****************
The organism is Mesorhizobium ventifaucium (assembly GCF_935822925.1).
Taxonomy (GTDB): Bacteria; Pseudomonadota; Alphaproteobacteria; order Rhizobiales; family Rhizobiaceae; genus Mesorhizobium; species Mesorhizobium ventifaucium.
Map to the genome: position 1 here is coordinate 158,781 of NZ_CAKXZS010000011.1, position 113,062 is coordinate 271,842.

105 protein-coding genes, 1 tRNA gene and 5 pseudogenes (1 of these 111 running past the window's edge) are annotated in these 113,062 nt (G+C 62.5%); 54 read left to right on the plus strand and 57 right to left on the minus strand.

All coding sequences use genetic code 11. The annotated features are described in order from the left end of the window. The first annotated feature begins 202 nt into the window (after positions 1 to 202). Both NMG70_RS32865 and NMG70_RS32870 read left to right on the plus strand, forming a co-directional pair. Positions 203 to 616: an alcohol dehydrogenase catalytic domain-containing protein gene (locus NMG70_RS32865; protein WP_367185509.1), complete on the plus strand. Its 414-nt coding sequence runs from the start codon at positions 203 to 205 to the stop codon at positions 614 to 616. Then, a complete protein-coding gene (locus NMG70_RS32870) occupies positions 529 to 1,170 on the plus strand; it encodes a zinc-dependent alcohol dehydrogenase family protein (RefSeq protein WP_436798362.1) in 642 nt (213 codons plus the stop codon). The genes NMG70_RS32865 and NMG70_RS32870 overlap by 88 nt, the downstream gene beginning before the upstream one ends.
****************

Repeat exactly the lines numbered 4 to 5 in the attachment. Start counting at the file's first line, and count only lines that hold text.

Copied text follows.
105 protein-coding genes, 1 tRNA gene and 5 pseudogenes (1 of these 111 running past the window's edge) are annotated in these 113,062 nt (G+C 62.5%); 54 read left to right on the plus strand and 57 right to left on the minus strand.

All coding sequences use genetic code 11. The annotated features are described in order from the left end of the window. The first annotated feature begins 202 nt into the window (after positions 1 to 202). Both NMG70_RS32865 and NMG70_RS32870 read left to right on the plus strand, forming a co-directional pair. Positions 203 to 616: an alcohol dehydrogenase catalytic domain-containing protein gene (locus NMG70_RS32865; protein WP_367185509.1), complete on the plus strand. Its 414-nt coding sequence runs from the start codon at positions 203 to 205 to the stop codon at positions 614 to 616. Then, a complete protein-coding gene (locus NMG70_RS32870) occupies positions 529 to 1,170 on the plus strand; it encodes a zinc-dependent alcohol dehydrogenase family protein (RefSeq protein WP_436798362.1) in 642 nt (213 codons plus the stop codon). The genes NMG70_RS32865 and NMG70_RS32870 overlap by 88 nt, the downstream gene beginning before the upstream one ends.